direction for oxygen being written in the clinical records as opposed to being recorded on a drug chart. In practical terms it was simply implementing the guidelines at the coalface which was the problem. It was not clear whether a re-audit being undertaken but there was a necessity for wider education of all physicians in the prescribing of oxygen within MFT NHS trust and more widely in the country.
6. Following the last BTS audit MFT took steps to address any patient safety issues that come from not prescribing oxygen and that was through the introduction of oxygen variance forms and there is ongoing programme of education for all doctors as they begin work at MFT. There still appears to be national inconsistency in addition to the use of both paper and electronic records with the added complication of a move towards using electronic records only. Patients are at risk of harm, serious harm, or death as a consequence of over oxygenation or under oxygenation. There was no evidence in the medical literature for the use of Bi level Ventilation for a patient with flail chest.
Important Explanatory Notes:
The BTS is a registered charity and not a governing body. The aim of the BTS audits are to support members to identify and improve standards of care for people with respiratory disease. The request for the BTS to undertake a further review and audit would be costly for this charity to conduct on a national scale.
The BTS may be planning to update their 2017 guideline for oxygen use in adults in healthcare and emergency settings. The Healthcare Quality Improvement Partnership (HQIP), is the arm’s length, centrally funded, government body responsible for several national healthcare quality improvement programmes. From a funding, logistics and resources perspective, HQIP is likely to be better placed to consider the feasibility of a national audit programme.
Therefore, and again pragmatically, it may be more appropriate for any national audit to take place following the introduction of the updated guideline, with appropriate funding in place, potentially from HQIP. It would be important for there to be co-ordination between the HQIP and the BTS.
The BTS provides open access to its’ audit tools. This allows hospital trusts to conduct recurrent audits for assurance against the agreed standards of care and also compare their data with the national picture as it appeared at the time of the previous audit period. The last BTS National Emergency Oxygen Audit was run in 2015. Consequently, there is an opportunity for HQIP to encourage Trusts to use the BTS audit tools to evaluate its data and performance now, pending a future national audit.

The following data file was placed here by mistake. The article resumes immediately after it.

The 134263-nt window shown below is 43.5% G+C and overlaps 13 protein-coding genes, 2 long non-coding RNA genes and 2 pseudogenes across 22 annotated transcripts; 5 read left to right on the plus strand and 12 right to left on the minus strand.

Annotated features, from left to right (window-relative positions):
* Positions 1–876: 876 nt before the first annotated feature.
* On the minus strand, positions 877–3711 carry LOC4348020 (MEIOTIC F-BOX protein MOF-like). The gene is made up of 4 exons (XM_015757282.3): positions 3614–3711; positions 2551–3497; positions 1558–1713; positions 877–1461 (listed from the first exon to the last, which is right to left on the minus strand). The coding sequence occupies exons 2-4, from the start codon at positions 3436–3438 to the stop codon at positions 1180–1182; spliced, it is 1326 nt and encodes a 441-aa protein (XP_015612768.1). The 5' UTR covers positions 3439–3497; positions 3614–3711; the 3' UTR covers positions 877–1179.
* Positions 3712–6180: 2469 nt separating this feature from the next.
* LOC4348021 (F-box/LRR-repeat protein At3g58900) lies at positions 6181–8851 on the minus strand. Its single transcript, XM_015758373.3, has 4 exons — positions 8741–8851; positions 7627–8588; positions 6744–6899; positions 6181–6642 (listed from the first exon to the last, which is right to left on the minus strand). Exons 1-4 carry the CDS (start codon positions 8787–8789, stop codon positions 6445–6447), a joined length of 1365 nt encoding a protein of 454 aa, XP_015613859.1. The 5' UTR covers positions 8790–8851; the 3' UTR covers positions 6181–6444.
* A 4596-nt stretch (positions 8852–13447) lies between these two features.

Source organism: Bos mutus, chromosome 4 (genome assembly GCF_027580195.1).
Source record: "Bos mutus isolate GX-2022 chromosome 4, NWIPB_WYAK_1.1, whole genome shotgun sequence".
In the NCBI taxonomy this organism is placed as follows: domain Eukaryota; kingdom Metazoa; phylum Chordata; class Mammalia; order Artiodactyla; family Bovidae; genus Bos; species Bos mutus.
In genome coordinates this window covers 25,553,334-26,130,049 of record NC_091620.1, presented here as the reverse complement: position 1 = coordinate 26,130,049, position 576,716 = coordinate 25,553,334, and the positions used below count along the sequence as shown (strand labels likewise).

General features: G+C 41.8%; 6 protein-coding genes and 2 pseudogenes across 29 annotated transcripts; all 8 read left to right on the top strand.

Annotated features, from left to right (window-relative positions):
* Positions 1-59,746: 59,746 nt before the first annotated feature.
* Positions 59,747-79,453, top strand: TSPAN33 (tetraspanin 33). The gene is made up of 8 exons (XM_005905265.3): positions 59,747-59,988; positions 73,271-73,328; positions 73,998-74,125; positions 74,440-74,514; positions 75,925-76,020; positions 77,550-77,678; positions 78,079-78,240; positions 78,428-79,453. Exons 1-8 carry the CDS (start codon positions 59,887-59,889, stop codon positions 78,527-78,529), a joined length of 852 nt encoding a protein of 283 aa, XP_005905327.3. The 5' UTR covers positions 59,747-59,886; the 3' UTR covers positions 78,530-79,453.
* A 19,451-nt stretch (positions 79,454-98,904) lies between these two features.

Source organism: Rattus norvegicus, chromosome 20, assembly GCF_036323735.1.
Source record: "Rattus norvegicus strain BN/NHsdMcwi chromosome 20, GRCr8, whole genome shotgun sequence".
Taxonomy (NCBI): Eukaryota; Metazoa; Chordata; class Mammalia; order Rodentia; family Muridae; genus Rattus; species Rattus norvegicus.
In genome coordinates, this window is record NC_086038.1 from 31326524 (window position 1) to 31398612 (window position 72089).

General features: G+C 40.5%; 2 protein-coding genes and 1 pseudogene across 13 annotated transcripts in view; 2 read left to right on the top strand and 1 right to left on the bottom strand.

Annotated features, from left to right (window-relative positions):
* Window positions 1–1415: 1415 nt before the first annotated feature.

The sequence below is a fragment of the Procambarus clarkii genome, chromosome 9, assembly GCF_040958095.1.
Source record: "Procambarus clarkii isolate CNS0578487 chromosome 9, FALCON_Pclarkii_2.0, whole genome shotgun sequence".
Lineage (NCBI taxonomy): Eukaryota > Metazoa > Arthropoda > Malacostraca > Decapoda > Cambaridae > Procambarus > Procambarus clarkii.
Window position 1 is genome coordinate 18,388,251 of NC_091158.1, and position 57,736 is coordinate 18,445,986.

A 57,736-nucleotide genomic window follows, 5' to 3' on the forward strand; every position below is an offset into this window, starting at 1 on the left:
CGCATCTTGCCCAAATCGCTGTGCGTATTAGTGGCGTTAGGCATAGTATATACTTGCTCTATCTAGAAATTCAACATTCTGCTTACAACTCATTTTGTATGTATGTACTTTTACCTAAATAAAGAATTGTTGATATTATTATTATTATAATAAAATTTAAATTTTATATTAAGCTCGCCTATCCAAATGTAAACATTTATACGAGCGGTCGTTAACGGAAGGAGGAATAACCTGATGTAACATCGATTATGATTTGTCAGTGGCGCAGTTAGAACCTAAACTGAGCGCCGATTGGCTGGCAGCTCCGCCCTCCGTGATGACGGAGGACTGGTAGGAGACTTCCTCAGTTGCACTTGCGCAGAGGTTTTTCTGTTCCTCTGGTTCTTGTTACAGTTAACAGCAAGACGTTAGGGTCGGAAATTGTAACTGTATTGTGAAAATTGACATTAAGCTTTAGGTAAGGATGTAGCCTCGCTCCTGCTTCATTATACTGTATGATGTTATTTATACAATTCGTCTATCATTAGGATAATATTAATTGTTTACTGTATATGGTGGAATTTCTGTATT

The MATTERS OF CONCERN are as follows:
1. That the HQIP should consider undertaking in liaison with the BTS a further review and audit in relation to delivering a recurrent national audit of emergency oxygen.
This update will also be able to use learning from recent clinical practice (including the Covid pandemic) and the developments in treatment.
2. Formulate any new guidelines and recommend any necessary changes to try and improve national practice.
3. The HQIP could encourage all NHS Trusts to use the BTS audit tools to evaluate its data and performance now, pending a future national audit.
4. The BTS have already issued guidance for passengers travelling with respiratory conditions; namely, the BTS Clinical Statement on air travel for passengers with respiratory disease (https://thorax.bmj.com/content/77/4/329). However, this guidance does not cover trauma, as in this case. Whether or not guidance would be appropriate to issue to determine whether or not a person was fit to fly from a respiratory perspective in the context of trauma – Consideration should be given to formulating such guidance which can then be circulated more widely including to the airline industry
|6||ACTION SHOULD BE TAKEN|
In my opinion action should be taken to prevent future deaths and I believe you and your organisation have the power to take such action.
You are under a duty to respond to this report within 56 days of the date of this report, namely by the 1st March 2023. I, the Coroner, may extend the period.
Your response must contain details of action taken or proposed to be taken, setting out the timetable for action. Otherwise, you must explain why no action is proposed.
|8||COPIES and PUBLICATION|
I have sent a copy of my report to the Chief Coroner and to Interested Persons. I have also sent it to organisations who may find it useful or of interest.
I am also under a duty to send the Chief Coroner a copy of your response.
The Chief Coroner may publish either or both in a complete or redacted or summary form. He may send a copy of this report to any person who he believes may find it useful or of
interest. You may make representations to me, the coroner, at the time of your response, about the release or the publication of your response by the Chief Coroner.
|9||DATE: 22nd December 2022 Mr Nigel Meadows, HM Senior Coroner Manchester City Area|